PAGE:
If this ‘anguish of perceivedness’, to use Samuel Beckett’s phrase, is related intimately to an ocular language that can be simultaneously erotic and antagonistic, it makes conceptual sense that looking also offers a refuge from it. Two of the book’s richest chapters concern the painters Edward Hopper and Henry Darger, whose works are frequently associated with isolation and outsiderdom as forms of melancholy and pathology. Hopper’s Nighthawks (1942), for example, has been ‘disseminated with such profligacy that it has long since acquired the patina that afflicts all-too-familiar objects, like dirt on a lens’, and yet it resonates in Laing’s analysis as something passed for the first time, its peculiarly American brand of loneliness spotted anew. The painting’s dramatis personae of four canonically lonesome figures seem trapped in their New York diner, Hopper leaving ‘no room for the expected hatch or gangway’, subject to the ‘kind of subtle geometric disturbance’ that he ‘was so skilled at’. Such technical strategies, Laing argues, ‘combat the insularity of loneliness by forcing the viewer to enter imaginatively into an experience that is otherwise notable for its profound impenetrability, its multiple barriers, its walls like windows’, as if ‘looking itself was an antidote, a way to defeat loneliness’s strange, estranging spell’. In denying his subjects a way out, we are gifted a way in, an entrance conjured through this interpretive challenge, an intimacy sketched by the demands made upon our attention.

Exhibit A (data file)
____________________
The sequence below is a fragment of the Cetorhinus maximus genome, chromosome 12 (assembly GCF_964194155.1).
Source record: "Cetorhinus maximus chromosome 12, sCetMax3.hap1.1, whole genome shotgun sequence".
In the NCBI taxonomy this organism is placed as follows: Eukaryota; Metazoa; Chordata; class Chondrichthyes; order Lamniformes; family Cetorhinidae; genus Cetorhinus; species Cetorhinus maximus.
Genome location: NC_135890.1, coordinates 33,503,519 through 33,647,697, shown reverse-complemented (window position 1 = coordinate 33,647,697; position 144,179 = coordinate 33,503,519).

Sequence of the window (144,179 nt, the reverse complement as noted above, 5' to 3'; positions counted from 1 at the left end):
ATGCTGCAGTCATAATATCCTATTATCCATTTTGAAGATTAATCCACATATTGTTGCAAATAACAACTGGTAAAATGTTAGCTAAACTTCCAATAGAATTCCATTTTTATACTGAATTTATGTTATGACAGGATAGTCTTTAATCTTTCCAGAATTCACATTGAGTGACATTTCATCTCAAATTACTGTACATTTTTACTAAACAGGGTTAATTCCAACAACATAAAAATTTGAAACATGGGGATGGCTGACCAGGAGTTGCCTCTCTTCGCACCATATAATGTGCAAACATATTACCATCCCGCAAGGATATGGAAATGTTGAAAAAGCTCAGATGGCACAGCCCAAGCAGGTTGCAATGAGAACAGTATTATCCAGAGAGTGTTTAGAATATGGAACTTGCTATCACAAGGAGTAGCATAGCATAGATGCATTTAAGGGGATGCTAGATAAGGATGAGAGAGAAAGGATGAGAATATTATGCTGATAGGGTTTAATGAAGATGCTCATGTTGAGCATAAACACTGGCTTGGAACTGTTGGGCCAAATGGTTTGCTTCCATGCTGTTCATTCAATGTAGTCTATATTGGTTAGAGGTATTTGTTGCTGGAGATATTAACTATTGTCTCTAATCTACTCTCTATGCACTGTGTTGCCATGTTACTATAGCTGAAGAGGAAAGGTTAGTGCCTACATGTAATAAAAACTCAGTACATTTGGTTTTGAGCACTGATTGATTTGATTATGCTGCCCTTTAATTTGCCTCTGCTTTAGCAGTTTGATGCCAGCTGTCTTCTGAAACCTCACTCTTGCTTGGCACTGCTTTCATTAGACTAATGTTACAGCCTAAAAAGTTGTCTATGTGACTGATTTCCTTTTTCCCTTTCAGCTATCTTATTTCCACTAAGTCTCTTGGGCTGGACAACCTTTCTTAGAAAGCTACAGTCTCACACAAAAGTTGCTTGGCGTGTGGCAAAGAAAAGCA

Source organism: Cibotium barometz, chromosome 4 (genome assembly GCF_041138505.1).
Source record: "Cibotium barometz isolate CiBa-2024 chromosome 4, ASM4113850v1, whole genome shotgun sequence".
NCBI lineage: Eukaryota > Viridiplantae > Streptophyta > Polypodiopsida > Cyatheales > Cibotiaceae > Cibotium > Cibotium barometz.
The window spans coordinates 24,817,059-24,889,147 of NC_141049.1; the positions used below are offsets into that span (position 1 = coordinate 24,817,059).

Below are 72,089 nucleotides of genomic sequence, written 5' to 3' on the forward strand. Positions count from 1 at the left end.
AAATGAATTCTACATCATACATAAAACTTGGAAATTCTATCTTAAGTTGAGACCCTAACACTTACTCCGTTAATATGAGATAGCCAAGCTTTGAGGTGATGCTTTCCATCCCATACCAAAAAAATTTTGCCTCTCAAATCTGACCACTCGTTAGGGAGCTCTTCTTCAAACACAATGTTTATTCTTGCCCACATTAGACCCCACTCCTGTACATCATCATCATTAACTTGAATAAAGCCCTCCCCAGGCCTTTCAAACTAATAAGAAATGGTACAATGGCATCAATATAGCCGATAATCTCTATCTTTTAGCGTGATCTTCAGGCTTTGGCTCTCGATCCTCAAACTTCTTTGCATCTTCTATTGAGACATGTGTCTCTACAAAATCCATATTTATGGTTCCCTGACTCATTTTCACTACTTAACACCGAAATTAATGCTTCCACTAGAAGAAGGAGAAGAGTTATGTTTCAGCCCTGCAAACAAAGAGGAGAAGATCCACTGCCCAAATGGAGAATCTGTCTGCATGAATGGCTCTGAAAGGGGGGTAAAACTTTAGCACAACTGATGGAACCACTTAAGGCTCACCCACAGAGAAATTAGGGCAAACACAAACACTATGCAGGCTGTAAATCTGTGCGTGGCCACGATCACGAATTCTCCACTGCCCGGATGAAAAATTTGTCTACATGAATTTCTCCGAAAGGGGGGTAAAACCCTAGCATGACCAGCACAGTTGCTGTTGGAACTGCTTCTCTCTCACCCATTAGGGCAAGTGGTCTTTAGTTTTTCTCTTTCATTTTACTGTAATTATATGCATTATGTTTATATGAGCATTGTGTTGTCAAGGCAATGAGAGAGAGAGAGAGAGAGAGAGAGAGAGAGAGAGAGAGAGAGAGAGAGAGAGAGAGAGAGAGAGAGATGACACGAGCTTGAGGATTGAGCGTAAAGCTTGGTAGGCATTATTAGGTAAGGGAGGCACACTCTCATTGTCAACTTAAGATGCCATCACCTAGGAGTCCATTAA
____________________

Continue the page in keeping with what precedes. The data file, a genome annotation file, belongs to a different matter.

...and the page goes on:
Darger’s paintings are also characterised, differently, by imaginative fellowships, set in a ‘coherent otherworld’ he called ‘the Realms of the Unreal’. These works, vivid and sometimes disturbing images of children occupying pastoral scenes, speak to many of the associations harboured by the term ‘outsider art’, produced by an uneducated janitor who spent most of his years in seclusion. Laing’s sensitive account of Darger’s extremely sad life, and of his subsequent treatment as an artist discovered after his death, mitigates against the presumed proximity between imagination and madness, which is playfully virtuous in children but pathological in adults. Just as a child’s development of an imaginary friend frequently plays a crucial part in language acquisition, Laing paints Darger as an artist for whom a sense of imaginary was the lifeblood of both his work and his selfhood, his life spent ‘occupying the blind spot of other people’s existences’, effectively banished from view. Under this aspect the creative process emerges as a matter of attachment, something inherently interpersonal and recalling J.H. Prynne’s notion of the ‘poet’s imaginary’, the other self of composition akin to the imaginary friends made by children. These friends are primarily, Prynne notes, ‘language creations’, a negotiation of both solitude and sociality where